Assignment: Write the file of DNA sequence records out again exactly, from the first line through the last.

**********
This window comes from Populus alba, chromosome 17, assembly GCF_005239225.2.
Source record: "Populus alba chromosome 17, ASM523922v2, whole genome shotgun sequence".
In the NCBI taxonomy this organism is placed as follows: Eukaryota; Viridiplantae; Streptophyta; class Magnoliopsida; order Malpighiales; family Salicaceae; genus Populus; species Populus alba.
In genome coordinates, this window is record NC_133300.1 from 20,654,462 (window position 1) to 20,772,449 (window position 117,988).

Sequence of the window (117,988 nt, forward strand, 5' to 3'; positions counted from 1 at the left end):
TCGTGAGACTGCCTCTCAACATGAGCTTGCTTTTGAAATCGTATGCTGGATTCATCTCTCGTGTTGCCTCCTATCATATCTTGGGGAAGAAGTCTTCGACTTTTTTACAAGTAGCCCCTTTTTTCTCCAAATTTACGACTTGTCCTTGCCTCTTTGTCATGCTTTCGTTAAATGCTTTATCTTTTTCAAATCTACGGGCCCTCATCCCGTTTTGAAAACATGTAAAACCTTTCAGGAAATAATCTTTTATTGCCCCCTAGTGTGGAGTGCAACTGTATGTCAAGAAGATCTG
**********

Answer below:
This window comes from Populus alba, chromosome 17, assembly GCF_005239225.2.
Source record: "Populus alba chromosome 17, ASM523922v2, whole genome shotgun sequence".
In the NCBI taxonomy this organism is placed as follows: Eukaryota; Viridiplantae; Streptophyta; class Magnoliopsida; order Malpighiales; family Salicaceae; genus Populus; species Populus alba.
In genome coordinates, this window is record NC_133300.1 from 20,654,462 (window position 1) to 20,772,449 (window position 117,988).

Sequence of the window (117,988 nt, forward strand, 5' to 3'; positions counted from 1 at the left end):
TCGTGAGACTGCCTCTCAACATGAGCTTGCTTTTGAAATCGTATGCTGGATTCATCTCTCGTGTTGCCTCCTATCATATCTTGGGGAAGAAGTCTTCGACTTTTTTACAAGTAGCCCCTTTTTTCTCCAAATTTACGACTTGTCCTTGCCTCTTTGTCATGCTTTCGTTAAATGCTTTATCTTTTTCAAATCTACGGGCCCTCATCCCGTTTTGAAAACATGTAAAACCTTTCAGGAAATAATCTTTTATTGCCCCCTAGTGTGGAGTGCAACTGTATGTCAAGAAGATCTG